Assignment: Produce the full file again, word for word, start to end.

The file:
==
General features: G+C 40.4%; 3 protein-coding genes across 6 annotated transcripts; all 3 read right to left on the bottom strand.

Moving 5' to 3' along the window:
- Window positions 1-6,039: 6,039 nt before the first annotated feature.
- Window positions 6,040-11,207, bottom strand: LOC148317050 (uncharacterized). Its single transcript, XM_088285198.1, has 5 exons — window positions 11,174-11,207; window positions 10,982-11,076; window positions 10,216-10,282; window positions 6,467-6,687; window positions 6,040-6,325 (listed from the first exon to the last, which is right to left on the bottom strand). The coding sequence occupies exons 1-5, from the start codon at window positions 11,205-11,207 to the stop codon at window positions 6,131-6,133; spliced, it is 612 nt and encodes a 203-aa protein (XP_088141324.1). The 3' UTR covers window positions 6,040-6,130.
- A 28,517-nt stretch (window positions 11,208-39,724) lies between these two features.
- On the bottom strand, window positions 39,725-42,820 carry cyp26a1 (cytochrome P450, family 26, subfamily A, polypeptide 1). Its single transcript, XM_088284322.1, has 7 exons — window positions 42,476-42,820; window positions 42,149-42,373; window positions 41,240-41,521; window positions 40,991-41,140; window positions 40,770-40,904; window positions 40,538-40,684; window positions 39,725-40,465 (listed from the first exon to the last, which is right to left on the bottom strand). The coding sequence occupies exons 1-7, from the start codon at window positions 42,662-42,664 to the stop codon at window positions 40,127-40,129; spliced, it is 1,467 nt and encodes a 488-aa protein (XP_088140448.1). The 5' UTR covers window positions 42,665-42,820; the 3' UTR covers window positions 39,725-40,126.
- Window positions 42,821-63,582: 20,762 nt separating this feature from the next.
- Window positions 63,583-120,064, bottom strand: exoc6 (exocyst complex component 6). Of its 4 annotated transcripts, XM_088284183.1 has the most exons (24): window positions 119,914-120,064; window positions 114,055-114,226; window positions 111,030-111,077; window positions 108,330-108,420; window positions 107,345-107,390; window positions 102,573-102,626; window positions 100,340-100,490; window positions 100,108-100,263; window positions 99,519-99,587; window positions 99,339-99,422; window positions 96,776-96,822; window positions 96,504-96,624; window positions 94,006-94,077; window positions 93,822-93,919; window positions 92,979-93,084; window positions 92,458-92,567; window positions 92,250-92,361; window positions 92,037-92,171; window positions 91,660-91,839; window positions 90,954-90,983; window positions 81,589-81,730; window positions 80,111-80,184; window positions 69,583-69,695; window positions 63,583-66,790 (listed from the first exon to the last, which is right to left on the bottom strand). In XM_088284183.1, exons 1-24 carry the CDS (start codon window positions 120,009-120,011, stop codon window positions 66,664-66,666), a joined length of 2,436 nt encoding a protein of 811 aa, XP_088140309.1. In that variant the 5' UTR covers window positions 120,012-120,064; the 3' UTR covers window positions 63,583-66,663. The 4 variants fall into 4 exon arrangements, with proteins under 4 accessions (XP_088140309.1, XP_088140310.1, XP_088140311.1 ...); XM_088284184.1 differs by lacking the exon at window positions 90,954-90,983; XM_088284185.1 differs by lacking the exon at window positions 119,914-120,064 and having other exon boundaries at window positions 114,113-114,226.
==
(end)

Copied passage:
General features: G+C 40.4%; 3 protein-coding genes across 6 annotated transcripts; all 3 read right to left on the bottom strand.

Moving 5' to 3' along the window:
- Window positions 1-6,039: 6,039 nt before the first annotated feature.
- Window positions 6,040-11,207, bottom strand: LOC148317050 (uncharacterized). Its single transcript, XM_088285198.1, has 5 exons — window positions 11,174-11,207; window positions 10,982-11,076; window positions 10,216-10,282; window positions 6,467-6,687; window positions 6,040-6,325 (listed from the first exon to the last, which is right to left on the bottom strand). The coding sequence occupies exons 1-5, from the start codon at window positions 11,205-11,207 to the stop codon at window positions 6,131-6,133; spliced, it is 612 nt and encodes a 203-aa protein (XP_088141324.1). The 3' UTR covers window positions 6,040-6,130.
- A 28,517-nt stretch (window positions 11,208-39,724) lies between these two features.
- On the bottom strand, window positions 39,725-42,820 carry cyp26a1 (cytochrome P450, family 26, subfamily A, polypeptide 1). Its single transcript, XM_088284322.1, has 7 exons — window positions 42,476-42,820; window positions 42,149-42,373; window positions 41,240-41,521; window positions 40,991-41,140; window positions 40,770-40,904; window positions 40,538-40,684; window positions 39,725-40,465 (listed from the first exon to the last, which is right to left on the bottom strand). The coding sequence occupies exons 1-7, from the start codon at window positions 42,662-42,664 to the stop codon at window positions 40,127-40,129; spliced, it is 1,467 nt and encodes a 488-aa protein (XP_088140448.1). The 5' UTR covers window positions 42,665-42,820; the 3' UTR covers window positions 39,725-40,126.
- Window positions 42,821-63,582: 20,762 nt separating this feature from the next.
- Window positions 63,583-120,064, bottom strand: exoc6 (exocyst complex component 6). Of its 4 annotated transcripts, XM_088284183.1 has the most exons (24): window positions 119,914-120,064; window positions 114,055-114,226; window positions 111,030-111,077; window positions 108,330-108,420; window positions 107,345-107,390; window positions 102,573-102,626; window positions 100,340-100,490; window positions 100,108-100,263; window positions 99,519-99,587; window positions 99,339-99,422; window positions 96,776-96,822; window positions 96,504-96,624; window positions 94,006-94,077; window positions 93,822-93,919; window positions 92,979-93,084; window positions 92,458-92,567; window positions 92,250-92,361; window positions 92,037-92,171; window positions 91,660-91,839; window positions 90,954-90,983; window positions 81,589-81,730; window positions 80,111-80,184; window positions 69,583-69,695; window positions 63,583-66,790 (listed from the first exon to the last, which is right to left on the bottom strand). In XM_088284183.1, exons 1-24 carry the CDS (start codon window positions 120,009-120,011, stop codon window positions 66,664-66,666), a joined length of 2,436 nt encoding a protein of 811 aa, XP_088140309.1. In that variant the 5' UTR covers window positions 120,012-120,064; the 3' UTR covers window positions 63,583-66,663. The 4 variants fall into 4 exon arrangements, with proteins under 4 accessions (XP_088140309.1, XP_088140310.1, XP_088140311.1 ...); XM_088284184.1 differs by lacking the exon at window positions 90,954-90,983; XM_088284185.1 differs by lacking the exon at window positions 119,914-120,064 and having other exon boundaries at window positions 114,113-114,226.